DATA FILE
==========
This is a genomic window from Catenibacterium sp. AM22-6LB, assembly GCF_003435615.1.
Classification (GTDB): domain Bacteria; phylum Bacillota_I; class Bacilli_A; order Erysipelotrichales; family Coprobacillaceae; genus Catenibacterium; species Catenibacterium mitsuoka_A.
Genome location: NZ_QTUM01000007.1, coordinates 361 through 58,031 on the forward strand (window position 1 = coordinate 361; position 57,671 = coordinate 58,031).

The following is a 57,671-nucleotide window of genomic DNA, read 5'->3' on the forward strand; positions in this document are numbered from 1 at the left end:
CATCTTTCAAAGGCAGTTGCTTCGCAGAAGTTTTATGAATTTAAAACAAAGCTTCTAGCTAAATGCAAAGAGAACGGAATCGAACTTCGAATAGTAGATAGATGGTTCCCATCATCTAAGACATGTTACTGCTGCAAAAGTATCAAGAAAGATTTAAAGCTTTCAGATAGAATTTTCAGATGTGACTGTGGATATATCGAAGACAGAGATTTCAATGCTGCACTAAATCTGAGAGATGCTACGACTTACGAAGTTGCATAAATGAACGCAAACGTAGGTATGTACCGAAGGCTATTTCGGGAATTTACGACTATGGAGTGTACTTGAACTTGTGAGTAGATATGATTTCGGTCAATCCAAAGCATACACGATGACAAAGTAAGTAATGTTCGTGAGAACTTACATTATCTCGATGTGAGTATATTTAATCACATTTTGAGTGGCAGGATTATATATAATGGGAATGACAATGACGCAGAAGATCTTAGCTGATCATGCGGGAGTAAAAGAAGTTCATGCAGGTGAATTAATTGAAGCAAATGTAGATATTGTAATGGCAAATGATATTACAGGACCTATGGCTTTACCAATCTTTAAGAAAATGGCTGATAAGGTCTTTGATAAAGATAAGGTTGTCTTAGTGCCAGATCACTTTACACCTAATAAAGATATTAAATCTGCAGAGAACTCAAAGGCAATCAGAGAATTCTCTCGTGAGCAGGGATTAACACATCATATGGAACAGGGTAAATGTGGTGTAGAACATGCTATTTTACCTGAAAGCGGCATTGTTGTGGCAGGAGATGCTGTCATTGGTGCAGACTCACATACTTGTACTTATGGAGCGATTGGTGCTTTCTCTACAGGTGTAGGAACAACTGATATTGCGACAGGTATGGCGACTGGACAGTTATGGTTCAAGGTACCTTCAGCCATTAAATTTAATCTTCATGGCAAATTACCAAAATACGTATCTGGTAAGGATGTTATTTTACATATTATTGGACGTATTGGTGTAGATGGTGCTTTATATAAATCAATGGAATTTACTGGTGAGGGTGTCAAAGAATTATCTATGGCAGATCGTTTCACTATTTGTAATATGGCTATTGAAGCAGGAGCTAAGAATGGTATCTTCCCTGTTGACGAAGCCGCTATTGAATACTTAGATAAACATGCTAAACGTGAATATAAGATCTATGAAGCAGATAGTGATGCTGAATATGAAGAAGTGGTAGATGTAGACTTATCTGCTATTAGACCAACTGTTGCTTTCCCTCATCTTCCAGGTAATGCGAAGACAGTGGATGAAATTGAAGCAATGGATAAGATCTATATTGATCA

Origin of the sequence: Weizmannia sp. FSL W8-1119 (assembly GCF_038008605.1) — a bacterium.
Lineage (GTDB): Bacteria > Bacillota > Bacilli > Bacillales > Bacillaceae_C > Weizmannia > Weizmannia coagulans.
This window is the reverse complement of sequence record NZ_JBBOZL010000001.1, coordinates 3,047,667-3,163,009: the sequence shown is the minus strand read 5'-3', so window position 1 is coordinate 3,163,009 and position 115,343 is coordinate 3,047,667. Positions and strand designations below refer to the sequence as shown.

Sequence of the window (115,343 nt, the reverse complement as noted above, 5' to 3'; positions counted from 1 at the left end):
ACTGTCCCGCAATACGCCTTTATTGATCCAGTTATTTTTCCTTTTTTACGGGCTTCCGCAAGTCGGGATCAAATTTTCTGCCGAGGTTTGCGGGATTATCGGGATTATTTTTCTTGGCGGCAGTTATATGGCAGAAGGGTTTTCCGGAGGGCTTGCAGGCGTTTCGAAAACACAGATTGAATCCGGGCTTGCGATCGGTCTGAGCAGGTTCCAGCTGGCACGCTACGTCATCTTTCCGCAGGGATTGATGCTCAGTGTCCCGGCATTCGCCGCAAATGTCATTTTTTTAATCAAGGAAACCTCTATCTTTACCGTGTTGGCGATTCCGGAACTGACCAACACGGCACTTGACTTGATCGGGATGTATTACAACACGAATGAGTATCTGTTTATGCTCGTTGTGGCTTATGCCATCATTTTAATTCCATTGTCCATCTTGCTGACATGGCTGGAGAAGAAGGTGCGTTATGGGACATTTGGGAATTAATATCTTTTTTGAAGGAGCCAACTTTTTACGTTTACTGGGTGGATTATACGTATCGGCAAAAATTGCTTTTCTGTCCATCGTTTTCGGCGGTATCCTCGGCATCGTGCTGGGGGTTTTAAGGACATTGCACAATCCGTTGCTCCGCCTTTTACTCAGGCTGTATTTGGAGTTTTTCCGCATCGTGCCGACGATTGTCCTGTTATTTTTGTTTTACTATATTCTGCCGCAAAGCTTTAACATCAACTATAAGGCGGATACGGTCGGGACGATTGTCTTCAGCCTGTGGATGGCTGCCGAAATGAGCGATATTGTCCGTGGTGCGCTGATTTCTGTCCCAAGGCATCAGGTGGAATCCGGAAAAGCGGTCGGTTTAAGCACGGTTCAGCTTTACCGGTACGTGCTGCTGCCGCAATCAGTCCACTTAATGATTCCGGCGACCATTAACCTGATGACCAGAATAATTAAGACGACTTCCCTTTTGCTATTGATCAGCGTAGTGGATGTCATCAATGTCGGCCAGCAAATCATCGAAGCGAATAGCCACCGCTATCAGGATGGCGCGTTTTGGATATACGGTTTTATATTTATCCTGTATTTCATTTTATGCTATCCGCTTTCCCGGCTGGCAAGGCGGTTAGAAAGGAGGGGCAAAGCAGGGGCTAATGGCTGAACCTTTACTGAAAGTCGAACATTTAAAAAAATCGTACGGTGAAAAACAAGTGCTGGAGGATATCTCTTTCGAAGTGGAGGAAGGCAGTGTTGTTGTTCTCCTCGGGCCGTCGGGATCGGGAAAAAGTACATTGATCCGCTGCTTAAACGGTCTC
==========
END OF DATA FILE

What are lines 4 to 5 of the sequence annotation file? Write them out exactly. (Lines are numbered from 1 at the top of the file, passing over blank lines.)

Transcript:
The following is a 57,671-nucleotide window of genomic DNA, read 5'->3' on the forward strand; positions in this document are numbered from 1 at the left end:
CATCTTTCAAAGGCAGTTGCTTCGCAGAAGTTTTATGAATTTAAAACAAAGCTTCTAGCTAAATGCAAAGAGAACGGAATCGAACTTCGAATAGTAGATAGATGGTTCCCATCATCTAAGACATGTTACTGCTGCAAAAGTATCAAGAAAGATTTAAAGCTTTCAGATAGAATTTTCAGATGTGACTGTGGATATATCGAAGACAGAGATTTCAATGCTGCACTAAATCTGAGAGATGCTACGACTTACGAAGTTGCATAAATGAACGCAAACGTAGGTATGTACCGAAGGCTATTTCGGGAATTTACGACTATGGAGTGTACTTGAACTTGTGAGTAGATATGATTTCGGTCAATCCAAAGCATACACGATGACAAAGTAAGTAATGTTCGTGAGAACTTACATTATCTCGATGTGAGTATATTTAATCACATTTTGAGTGGCAGGATTATATATAATGGGAATGACAATGACGCAGAAGATCTTAGCTGATCATGCGGGAGTAAAAGAAGTTCATGCAGGTGAATTAATTGAAGCAAATGTAGATATTGTAATGGCAAATGATATTACAGGACCTATGGCTTTACCAATCTTTAAGAAAATGGCTGATAAGGTCTTTGATAAAGATAAGGTTGTCTTAGTGCCAGATCACTTTACACCTAATAAAGATATTAAATCTGCAGAGAACTCAAAGGCAATCAGAGAATTCTCTCGTGAGCAGGGATTAACACATCATATGGAACAGGGTAAATGTGGTGTAGAACATGCTATTTTACCTGAAAGCGGCATTGTTGTGGCAGGAGATGCTGTCATTGGTGCAGACTCACATACTTGTACTTATGGAGCGATTGGTGCTTTCTCTACAGGTGTAGGAACAACTGATATTGCGACAGGTATGGCGACTGGACAGTTATGGTTCAAGGTACCTTCAGCCATTAAATTTAATCTTCATGGCAAATTACCAAAATACGTATCTGGTAAGGATGTTATTTTACATATTATTGGACGTATTGGTGTAGATGGTGCTTTATATAAATCAATGGAATTTACTGGTGAGGGTGTCAAAGAATTATCTATGGCAGATCGTTTCACTATTTGTAATATGGCTATTGAAGCAGGAGCTAAGAATGGTATCTTCCCTGTTGACGAAGCCGCTATTGAATACTTAGATAAACATGCTAAACGTGAATATAAGATCTATGAAGCAGATAGTGATGCTGAATATGAAGAAGTGGTAGATGTAGACTTATCTGCTATTAGACCAACTGTTGCTTTCCCTCATCTTCCAGGTAATGCGAAGACAGTGGATGAAATTGAAGCAATGGATAAGATCTATATTGATCA